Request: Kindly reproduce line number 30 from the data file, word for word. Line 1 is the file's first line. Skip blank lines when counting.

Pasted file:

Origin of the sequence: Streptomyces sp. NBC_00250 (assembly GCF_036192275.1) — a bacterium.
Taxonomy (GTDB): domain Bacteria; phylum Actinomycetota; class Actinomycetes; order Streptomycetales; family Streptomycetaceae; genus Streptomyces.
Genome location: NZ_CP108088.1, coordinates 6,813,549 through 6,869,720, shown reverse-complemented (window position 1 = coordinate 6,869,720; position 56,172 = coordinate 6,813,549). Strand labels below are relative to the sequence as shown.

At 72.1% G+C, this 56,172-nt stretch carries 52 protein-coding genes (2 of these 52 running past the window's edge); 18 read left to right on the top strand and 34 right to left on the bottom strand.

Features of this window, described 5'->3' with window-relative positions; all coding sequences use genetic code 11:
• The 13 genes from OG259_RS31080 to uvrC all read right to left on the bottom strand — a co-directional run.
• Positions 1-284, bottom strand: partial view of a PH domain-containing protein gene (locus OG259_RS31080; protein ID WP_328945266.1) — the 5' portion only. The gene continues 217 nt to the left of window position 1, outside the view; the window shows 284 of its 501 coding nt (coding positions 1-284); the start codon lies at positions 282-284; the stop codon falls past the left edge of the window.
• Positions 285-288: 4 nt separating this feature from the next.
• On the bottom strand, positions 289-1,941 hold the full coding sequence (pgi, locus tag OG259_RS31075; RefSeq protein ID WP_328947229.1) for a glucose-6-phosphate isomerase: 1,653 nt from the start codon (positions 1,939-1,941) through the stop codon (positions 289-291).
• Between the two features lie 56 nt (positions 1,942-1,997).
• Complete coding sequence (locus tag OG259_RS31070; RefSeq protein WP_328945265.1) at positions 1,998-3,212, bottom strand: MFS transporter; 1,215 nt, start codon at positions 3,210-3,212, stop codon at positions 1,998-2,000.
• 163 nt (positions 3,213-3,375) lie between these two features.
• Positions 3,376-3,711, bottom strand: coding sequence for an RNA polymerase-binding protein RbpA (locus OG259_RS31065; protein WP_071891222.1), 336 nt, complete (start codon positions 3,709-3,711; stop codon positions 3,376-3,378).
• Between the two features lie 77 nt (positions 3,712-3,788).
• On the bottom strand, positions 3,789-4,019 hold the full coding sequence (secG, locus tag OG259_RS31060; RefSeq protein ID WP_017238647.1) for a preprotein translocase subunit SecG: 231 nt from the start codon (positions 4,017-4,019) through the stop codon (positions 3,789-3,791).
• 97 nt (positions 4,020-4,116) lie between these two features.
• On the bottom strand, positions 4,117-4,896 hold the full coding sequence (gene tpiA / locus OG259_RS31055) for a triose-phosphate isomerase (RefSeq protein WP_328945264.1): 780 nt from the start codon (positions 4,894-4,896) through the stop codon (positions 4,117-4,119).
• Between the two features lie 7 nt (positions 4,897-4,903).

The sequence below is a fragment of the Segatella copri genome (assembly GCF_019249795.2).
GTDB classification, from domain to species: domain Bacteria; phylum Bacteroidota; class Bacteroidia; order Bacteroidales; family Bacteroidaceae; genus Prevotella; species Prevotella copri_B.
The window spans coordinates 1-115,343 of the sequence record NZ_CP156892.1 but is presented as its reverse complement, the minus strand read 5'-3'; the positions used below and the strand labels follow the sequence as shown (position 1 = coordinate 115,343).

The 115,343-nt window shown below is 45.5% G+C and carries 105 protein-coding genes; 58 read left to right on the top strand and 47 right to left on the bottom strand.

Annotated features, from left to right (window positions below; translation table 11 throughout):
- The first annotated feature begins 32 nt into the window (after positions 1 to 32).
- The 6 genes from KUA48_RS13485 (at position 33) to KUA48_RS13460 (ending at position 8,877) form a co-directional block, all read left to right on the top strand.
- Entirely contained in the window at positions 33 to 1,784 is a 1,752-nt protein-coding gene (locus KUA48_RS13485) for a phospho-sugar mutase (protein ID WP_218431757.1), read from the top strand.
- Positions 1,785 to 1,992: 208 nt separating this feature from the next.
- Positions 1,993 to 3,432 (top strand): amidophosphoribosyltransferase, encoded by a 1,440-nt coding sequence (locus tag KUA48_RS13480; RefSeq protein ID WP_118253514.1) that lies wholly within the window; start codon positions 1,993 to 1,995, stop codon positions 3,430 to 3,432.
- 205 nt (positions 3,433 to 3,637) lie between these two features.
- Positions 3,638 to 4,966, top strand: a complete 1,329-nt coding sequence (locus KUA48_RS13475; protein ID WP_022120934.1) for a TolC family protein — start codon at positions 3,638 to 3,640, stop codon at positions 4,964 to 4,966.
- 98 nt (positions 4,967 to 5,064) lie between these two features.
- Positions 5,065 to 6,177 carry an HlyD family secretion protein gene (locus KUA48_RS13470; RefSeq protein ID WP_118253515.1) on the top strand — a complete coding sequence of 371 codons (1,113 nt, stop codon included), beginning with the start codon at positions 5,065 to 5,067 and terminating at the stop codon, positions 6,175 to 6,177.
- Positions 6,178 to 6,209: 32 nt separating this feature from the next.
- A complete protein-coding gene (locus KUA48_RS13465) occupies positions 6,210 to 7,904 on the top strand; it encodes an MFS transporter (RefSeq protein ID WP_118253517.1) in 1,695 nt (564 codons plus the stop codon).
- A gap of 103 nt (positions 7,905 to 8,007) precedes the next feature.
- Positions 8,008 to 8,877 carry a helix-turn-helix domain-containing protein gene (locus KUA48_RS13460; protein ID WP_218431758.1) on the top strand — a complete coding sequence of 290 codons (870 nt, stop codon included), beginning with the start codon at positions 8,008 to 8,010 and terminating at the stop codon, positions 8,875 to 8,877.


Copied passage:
- Positions 3,638 to 4,966, top strand: a complete 1,329-nt coding sequence (locus KUA48_RS13475; protein ID WP_022120934.1) for a TolC family protein — start codon at positions 3,638 to 3,640, stop codon at positions 4,964 to 4,966.